Setting up house

It is wedding season and I’ve been looking at a lot of wedding registries lately for a few friends who are getting married.  Most couples today register for “fancy” goods like china and expensive wine glasses, but also for “practical” goods like a dish drainer or trash can.  It got me thinking…when Thomas and Hannah Lee set up house at Stratford in the late 1730s/early 1740s, what did they need?  Granted, at that point they had young children and a household already, but I bet they needed new furniture and other items when they moved into the new digs.

Looking at the inventory taken after Thomas Lee’s death in 1750 (excerpt above – click to zoom), you definitely see a mixture of fancy and practical.  A clock worth 10 pounds and a “Chandeleer” worth 21 pounds are listed along with “a Parcell of Cannisters,” a coffee roaster, and “4 Water Glasses and other things” worth less than a pound combined.

Recently I’ve been trying to fill in our collection with the small, everyday sorts of things that I know would have been needed by residents of Stratford in their daily lives.  One of my most recent acquisitions for the collection is a small looking glass that would have been useful in a family bedchamber or upper servant’s chamber.  We see low-cost looking glasses in the Stratford household inventory, like in the Blue Room inventory in 1775, where appraisers found “1 small glass” valued at 3 shillings.  Not every room in the Lee household would have had fancy, gilded and carved looking glasses (although some would have!).  Like our own homes, the rooms at Stratford would have been decorated in a hierarchy – the fancy public rooms with expensive furniture, the more intimate family rooms that you used on a daily basis, and the private service rooms that only the staff or family would see.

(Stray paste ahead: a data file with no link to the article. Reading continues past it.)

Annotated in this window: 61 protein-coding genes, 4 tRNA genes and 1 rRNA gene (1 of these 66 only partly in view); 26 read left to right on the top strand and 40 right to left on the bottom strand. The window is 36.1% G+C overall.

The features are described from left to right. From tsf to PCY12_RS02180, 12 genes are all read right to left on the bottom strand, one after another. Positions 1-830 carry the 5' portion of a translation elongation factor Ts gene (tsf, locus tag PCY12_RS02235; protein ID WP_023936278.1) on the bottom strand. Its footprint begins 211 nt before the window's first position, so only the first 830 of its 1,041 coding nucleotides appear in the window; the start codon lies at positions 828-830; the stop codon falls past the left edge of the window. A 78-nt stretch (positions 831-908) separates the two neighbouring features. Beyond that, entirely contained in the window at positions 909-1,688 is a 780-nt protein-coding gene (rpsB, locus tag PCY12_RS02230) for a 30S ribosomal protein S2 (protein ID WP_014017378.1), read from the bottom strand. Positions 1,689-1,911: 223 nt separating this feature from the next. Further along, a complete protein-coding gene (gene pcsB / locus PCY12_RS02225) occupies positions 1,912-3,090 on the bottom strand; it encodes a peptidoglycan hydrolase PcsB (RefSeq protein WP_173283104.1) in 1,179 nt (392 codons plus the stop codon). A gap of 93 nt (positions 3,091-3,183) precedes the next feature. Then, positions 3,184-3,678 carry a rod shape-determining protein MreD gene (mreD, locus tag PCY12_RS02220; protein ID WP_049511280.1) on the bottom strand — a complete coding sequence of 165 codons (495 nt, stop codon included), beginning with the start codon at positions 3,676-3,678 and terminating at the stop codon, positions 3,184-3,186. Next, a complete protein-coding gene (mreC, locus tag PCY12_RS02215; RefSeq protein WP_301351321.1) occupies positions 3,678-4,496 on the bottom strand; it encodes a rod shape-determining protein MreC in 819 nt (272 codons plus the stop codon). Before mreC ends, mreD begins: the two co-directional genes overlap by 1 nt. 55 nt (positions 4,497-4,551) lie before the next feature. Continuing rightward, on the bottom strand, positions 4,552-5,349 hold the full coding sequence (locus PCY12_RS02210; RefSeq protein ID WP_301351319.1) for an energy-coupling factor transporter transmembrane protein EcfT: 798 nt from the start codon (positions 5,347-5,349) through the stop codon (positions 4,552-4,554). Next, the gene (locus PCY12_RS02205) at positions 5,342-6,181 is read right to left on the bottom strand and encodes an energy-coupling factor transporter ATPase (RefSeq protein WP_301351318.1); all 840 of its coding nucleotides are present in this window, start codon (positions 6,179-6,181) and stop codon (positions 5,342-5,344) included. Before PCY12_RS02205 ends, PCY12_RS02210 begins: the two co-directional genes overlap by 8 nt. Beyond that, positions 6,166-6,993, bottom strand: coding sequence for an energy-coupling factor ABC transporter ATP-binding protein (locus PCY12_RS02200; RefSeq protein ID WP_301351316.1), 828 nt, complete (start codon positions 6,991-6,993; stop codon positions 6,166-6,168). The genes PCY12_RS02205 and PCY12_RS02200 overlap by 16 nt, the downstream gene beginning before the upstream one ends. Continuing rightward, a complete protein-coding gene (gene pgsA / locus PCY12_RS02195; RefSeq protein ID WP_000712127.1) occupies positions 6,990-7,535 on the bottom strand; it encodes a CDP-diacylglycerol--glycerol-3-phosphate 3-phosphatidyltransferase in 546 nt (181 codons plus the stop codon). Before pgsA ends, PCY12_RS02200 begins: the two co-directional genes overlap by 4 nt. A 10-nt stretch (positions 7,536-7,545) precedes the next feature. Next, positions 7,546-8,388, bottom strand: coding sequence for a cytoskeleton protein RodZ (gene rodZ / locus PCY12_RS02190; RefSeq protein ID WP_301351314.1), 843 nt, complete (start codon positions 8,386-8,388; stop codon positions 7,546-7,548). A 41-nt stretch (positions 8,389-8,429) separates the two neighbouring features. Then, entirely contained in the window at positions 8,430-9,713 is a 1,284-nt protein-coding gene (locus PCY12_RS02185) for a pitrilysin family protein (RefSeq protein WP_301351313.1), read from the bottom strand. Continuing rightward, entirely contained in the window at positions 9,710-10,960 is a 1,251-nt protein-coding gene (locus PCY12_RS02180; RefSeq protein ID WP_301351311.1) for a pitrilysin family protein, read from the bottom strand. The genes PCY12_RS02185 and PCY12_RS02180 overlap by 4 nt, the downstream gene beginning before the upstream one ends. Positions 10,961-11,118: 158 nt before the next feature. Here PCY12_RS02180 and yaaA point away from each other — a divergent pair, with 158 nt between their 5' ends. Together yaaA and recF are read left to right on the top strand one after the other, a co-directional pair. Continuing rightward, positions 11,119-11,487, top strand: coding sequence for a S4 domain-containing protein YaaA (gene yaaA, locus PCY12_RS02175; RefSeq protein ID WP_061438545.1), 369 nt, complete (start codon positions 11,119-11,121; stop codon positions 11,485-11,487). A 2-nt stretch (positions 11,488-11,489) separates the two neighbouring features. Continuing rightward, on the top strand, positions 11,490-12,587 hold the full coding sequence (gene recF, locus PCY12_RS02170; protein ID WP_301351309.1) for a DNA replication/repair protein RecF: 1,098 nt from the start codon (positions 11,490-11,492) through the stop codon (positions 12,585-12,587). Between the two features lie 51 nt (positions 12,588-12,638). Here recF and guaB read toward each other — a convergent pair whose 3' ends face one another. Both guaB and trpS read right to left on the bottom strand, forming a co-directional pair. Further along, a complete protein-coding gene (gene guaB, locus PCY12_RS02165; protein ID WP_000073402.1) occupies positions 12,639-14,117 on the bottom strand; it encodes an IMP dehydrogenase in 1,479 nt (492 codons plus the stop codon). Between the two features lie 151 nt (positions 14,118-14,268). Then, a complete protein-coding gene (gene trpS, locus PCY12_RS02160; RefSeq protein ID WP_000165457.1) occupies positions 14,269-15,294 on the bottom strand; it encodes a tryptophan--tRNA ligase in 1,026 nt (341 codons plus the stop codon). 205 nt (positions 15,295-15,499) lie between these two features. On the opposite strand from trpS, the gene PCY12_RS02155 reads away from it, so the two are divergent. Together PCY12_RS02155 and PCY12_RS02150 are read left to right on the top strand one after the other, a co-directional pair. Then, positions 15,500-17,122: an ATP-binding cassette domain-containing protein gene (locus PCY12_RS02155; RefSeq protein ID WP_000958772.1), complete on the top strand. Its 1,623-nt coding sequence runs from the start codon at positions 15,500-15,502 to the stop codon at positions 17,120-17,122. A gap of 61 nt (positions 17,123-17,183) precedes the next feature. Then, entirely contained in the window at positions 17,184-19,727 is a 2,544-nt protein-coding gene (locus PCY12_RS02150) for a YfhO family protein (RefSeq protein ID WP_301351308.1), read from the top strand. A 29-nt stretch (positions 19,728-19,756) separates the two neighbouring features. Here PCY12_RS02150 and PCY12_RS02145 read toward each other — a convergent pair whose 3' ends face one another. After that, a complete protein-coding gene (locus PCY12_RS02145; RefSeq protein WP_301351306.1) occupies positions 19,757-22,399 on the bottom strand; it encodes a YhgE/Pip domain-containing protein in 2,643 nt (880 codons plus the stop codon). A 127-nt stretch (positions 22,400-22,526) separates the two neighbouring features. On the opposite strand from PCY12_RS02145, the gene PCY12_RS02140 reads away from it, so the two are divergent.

Now I just need to decide which way to go with my wedding gifts…
Looking glass image courtesy Pook and Pook.